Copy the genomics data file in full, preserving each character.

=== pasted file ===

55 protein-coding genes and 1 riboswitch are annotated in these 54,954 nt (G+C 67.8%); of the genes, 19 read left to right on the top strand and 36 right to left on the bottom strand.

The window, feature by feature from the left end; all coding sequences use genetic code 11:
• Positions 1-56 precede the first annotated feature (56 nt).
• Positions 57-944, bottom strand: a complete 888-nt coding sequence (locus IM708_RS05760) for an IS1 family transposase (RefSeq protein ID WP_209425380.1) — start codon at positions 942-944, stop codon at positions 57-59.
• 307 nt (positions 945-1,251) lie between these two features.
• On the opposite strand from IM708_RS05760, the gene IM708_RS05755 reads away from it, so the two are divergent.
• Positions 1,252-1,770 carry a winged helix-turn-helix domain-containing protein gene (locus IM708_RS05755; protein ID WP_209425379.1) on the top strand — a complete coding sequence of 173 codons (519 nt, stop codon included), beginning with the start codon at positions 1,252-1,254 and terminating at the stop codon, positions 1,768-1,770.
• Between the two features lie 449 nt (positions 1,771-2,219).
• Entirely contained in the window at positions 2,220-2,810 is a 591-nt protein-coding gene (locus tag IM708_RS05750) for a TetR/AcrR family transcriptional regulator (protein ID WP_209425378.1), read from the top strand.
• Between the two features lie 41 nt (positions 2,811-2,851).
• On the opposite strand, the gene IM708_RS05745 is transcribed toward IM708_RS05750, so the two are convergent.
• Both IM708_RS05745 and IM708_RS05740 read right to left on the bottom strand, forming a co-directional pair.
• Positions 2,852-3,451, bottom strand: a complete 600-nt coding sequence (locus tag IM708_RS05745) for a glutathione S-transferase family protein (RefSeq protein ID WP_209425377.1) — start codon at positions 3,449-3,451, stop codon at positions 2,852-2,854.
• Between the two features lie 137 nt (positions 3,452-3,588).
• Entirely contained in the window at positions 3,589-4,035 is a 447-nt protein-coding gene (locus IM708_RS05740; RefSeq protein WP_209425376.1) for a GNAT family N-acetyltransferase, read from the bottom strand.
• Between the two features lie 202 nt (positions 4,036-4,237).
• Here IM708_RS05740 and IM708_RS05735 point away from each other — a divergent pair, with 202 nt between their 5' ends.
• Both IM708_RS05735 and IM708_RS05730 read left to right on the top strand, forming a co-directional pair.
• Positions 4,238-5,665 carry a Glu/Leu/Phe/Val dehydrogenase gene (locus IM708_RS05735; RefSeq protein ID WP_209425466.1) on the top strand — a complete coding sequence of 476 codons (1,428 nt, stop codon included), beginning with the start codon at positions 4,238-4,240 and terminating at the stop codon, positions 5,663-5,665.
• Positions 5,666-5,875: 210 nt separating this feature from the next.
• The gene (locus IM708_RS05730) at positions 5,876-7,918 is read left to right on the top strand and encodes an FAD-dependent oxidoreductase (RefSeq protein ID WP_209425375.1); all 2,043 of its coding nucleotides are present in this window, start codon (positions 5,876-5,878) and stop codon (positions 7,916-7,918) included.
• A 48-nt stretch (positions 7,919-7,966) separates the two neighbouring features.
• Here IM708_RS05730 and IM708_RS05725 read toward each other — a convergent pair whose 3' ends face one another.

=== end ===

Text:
55 protein-coding genes and 1 riboswitch are annotated in these 54,954 nt (G+C 67.8%); of the genes, 19 read left to right on the top strand and 36 right to left on the bottom strand.

The window, feature by feature from the left end; all coding sequences use genetic code 11:
• Positions 1-56 precede the first annotated feature (56 nt).
• Positions 57-944, bottom strand: a complete 888-nt coding sequence (locus IM708_RS05760) for an IS1 family transposase (RefSeq protein ID WP_209425380.1) — start codon at positions 942-944, stop codon at positions 57-59.
• 307 nt (positions 945-1,251) lie between these two features.
• On the opposite strand from IM708_RS05760, the gene IM708_RS05755 reads away from it, so the two are divergent.
• Positions 1,252-1,770 carry a winged helix-turn-helix domain-containing protein gene (locus IM708_RS05755; protein ID WP_209425379.1) on the top strand — a complete coding sequence of 173 codons (519 nt, stop codon included), beginning with the start codon at positions 1,252-1,254 and terminating at the stop codon, positions 1,768-1,770.
• Between the two features lie 449 nt (positions 1,771-2,219).
• Entirely contained in the window at positions 2,220-2,810 is a 591-nt protein-coding gene (locus tag IM708_RS05750) for a TetR/AcrR family transcriptional regulator (protein ID WP_209425378.1), read from the top strand.
• Between the two features lie 41 nt (positions 2,811-2,851).
• On the opposite strand, the gene IM708_RS05745 is transcribed toward IM708_RS05750, so the two are convergent.
• Both IM708_RS05745 and IM708_RS05740 read right to left on the bottom strand, forming a co-directional pair.
• Positions 2,852-3,451, bottom strand: a complete 600-nt coding sequence (locus tag IM708_RS05745) for a glutathione S-transferase family protein (RefSeq protein ID WP_209425377.1) — start codon at positions 3,449-3,451, stop codon at positions 2,852-2,854.
• Between the two features lie 137 nt (positions 3,452-3,588).
• Entirely contained in the window at positions 3,589-4,035 is a 447-nt protein-coding gene (locus IM708_RS05740; RefSeq protein WP_209425376.1) for a GNAT family N-acetyltransferase, read from the bottom strand.
• Between the two features lie 202 nt (positions 4,036-4,237).
• Here IM708_RS05740 and IM708_RS05735 point away from each other — a divergent pair, with 202 nt between their 5' ends.
• Both IM708_RS05735 and IM708_RS05730 read left to right on the top strand, forming a co-directional pair.
• Positions 4,238-5,665 carry a Glu/Leu/Phe/Val dehydrogenase gene (locus IM708_RS05735; RefSeq protein ID WP_209425466.1) on the top strand — a complete coding sequence of 476 codons (1,428 nt, stop codon included), beginning with the start codon at positions 4,238-4,240 and terminating at the stop codon, positions 5,663-5,665.
• Positions 5,666-5,875: 210 nt separating this feature from the next.
• The gene (locus IM708_RS05730) at positions 5,876-7,918 is read left to right on the top strand and encodes an FAD-dependent oxidoreductase (RefSeq protein ID WP_209425375.1); all 2,043 of its coding nucleotides are present in this window, start codon (positions 5,876-5,878) and stop codon (positions 7,916-7,918) included.
• A 48-nt stretch (positions 7,919-7,966) separates the two neighbouring features.
• Here IM708_RS05730 and IM708_RS05725 read toward each other — a convergent pair whose 3' ends face one another.